The very morning after the attacks in Paris, I was in Barcelona, sitting in the audience of the 15th World Summit of Nobel Peace Laureates where enlightened leaders, both female and male, representing various nationalities, addressed the audience. Their expressions conveyed the enormous gravity pulling on their hearts; their verbal reactions were profoundly compassionate towards all citizens of the world affected by the tragic acts; their calls to action were deeply moving; and they improbably overcame the initial emotional aftermath of the events with immeasurable hope and inspiration.
It is obvious that one’s perspective is influenced by living in a different country, but for me, living in Spain has made certain recent events even more thought-provoking. While living in a country with its own unique situation and challenges, I have the advantage of witnessing more sides to the analysis, debates, and reactions about what is going on with the global problems presented by the refugee crisis, ISIS, and terrorism, more generally. Meanwhile, I’m still aware of the issues back home, which include mass shootings, and a group of students who are pushing for a white student union at my alma mater, UNC-Chapel Hill.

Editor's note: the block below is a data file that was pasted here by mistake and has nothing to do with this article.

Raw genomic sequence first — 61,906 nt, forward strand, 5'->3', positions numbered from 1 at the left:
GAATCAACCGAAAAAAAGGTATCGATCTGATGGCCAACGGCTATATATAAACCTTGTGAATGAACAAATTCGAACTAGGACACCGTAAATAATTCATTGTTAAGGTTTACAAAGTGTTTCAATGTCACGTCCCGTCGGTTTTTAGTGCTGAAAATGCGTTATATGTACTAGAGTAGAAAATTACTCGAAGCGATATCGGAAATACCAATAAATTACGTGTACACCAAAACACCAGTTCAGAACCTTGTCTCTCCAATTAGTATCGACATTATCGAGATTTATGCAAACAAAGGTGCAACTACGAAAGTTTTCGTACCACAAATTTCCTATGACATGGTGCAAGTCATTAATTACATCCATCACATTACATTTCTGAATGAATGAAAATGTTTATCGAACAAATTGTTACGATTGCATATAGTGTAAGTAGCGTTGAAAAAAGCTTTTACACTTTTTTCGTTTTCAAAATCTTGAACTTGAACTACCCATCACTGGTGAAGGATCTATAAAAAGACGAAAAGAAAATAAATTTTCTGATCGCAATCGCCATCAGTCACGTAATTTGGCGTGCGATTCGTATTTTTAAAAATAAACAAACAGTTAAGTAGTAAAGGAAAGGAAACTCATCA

Unfortunately, what has stood out to me is that fear is driving brutal actions, as well as a large share of the socio-political retaliations. This fear seems to be predicated by the doctrine that politics, economics, and global society is a zero-sum game; that one winning hinges upon others losing; and that one’s gain is proportional to others’ loss. This false creed has become widely accepted among many of world’s political powers, and is craftily used to justify short-run self-interests.